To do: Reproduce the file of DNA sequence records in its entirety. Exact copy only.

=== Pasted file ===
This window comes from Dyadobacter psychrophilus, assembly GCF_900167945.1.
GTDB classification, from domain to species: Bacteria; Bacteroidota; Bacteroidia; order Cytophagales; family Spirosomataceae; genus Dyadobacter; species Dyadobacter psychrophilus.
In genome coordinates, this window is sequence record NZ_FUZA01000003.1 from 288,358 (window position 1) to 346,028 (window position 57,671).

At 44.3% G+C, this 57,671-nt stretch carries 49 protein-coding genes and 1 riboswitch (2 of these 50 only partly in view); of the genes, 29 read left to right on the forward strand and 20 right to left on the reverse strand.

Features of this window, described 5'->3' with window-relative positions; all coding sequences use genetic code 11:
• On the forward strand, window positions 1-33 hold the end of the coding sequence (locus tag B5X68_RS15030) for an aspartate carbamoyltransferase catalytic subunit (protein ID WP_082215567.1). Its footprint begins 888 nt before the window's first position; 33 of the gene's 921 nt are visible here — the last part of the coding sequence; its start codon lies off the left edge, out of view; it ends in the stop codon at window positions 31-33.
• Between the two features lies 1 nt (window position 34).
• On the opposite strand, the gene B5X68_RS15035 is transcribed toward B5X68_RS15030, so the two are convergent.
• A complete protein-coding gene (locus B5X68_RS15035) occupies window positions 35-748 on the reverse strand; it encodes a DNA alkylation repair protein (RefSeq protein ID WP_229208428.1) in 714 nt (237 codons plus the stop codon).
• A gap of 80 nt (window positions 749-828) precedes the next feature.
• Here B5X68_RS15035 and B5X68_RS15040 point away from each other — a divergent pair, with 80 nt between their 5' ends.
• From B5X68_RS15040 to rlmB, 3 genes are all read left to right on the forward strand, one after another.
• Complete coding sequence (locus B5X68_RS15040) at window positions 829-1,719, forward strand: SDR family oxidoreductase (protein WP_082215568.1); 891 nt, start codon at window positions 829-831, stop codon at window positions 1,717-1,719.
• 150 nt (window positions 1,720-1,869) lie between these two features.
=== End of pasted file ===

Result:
This window comes from Dyadobacter psychrophilus, assembly GCF_900167945.1.
GTDB classification, from domain to species: Bacteria; Bacteroidota; Bacteroidia; order Cytophagales; family Spirosomataceae; genus Dyadobacter; species Dyadobacter psychrophilus.
In genome coordinates, this window is sequence record NZ_FUZA01000003.1 from 288,358 (window position 1) to 346,028 (window position 57,671).

At 44.3% G+C, this 57,671-nt stretch carries 49 protein-coding genes and 1 riboswitch (2 of these 50 only partly in view); of the genes, 29 read left to right on the forward strand and 20 right to left on the reverse strand.

Features of this window, described 5'->3' with window-relative positions; all coding sequences use genetic code 11:
• On the forward strand, window positions 1-33 hold the end of the coding sequence (locus tag B5X68_RS15030) for an aspartate carbamoyltransferase catalytic subunit (protein ID WP_082215567.1). Its footprint begins 888 nt before the window's first position; 33 of the gene's 921 nt are visible here — the last part of the coding sequence; its start codon lies off the left edge, out of view; it ends in the stop codon at window positions 31-33.
• Between the two features lies 1 nt (window position 34).
• On the opposite strand, the gene B5X68_RS15035 is transcribed toward B5X68_RS15030, so the two are convergent.
• A complete protein-coding gene (locus B5X68_RS15035) occupies window positions 35-748 on the reverse strand; it encodes a DNA alkylation repair protein (RefSeq protein ID WP_229208428.1) in 714 nt (237 codons plus the stop codon).
• A gap of 80 nt (window positions 749-828) precedes the next feature.
• Here B5X68_RS15035 and B5X68_RS15040 point away from each other — a divergent pair, with 80 nt between their 5' ends.
• From B5X68_RS15040 to rlmB, 3 genes are all read left to right on the forward strand, one after another.
• Complete coding sequence (locus B5X68_RS15040) at window positions 829-1,719, forward strand: SDR family oxidoreductase (protein WP_082215568.1); 891 nt, start codon at window positions 829-831, stop codon at window positions 1,717-1,719.
• 150 nt (window positions 1,720-1,869) lie between these two features.